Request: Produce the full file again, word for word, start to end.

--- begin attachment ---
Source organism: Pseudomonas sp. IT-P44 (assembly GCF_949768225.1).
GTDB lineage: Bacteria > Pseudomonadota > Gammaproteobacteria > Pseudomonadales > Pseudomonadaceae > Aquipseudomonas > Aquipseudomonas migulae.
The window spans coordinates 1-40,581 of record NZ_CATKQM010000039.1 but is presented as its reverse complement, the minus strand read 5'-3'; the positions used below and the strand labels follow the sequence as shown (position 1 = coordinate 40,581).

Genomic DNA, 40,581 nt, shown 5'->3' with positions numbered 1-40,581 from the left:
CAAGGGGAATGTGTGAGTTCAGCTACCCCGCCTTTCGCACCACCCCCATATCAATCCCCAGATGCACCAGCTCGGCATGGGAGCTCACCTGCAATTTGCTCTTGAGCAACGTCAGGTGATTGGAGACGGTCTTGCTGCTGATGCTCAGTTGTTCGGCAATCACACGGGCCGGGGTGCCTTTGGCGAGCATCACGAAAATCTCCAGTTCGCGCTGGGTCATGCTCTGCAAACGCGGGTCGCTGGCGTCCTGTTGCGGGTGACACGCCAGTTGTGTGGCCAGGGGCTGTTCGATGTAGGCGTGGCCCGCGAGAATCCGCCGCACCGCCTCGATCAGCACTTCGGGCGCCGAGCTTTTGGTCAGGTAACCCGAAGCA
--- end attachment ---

Source organism: Pseudomonas sp. IT-P44 (assembly GCF_949768225.1).
GTDB lineage: Bacteria > Pseudomonadota > Gammaproteobacteria > Pseudomonadales > Pseudomonadaceae > Aquipseudomonas > Aquipseudomonas migulae.
The window spans coordinates 1-40,581 of record NZ_CATKQM010000039.1 but is presented as its reverse complement, the minus strand read 5'-3'; the positions used below and the strand labels follow the sequence as shown (position 1 = coordinate 40,581).

Genomic DNA, 40,581 nt, shown 5'->3' with positions numbered 1-40,581 from the left:
CAAGGGGAATGTGTGAGTTCAGCTACCCCGCCTTTCGCACCACCCCCATATCAATCCCCAGATGCACCAGCTCGGCATGGGAGCTCACCTGCAATTTGCTCTTGAGCAACGTCAGGTGATTGGAGACGGTCTTGCTGCTGATGCTCAGTTGTTCGGCAATCACACGGGCCGGGGTGCCTTTGGCGAGCATCACGAAAATCTCCAGTTCGCGCTGGGTCATGCTCTGCAAACGCGGGTCGCTGGCGTCCTGTTGCGGGTGACACGCCAGTTGTGTGGCCAGGGGCTGTTCGATGTAGGCGTGGCCCGCGAGAATCCGCCGCACCGCCTCGATCAGCACTTCGGGCGCCGAGCTTTTGGTCAGGTAACCCGAAGCA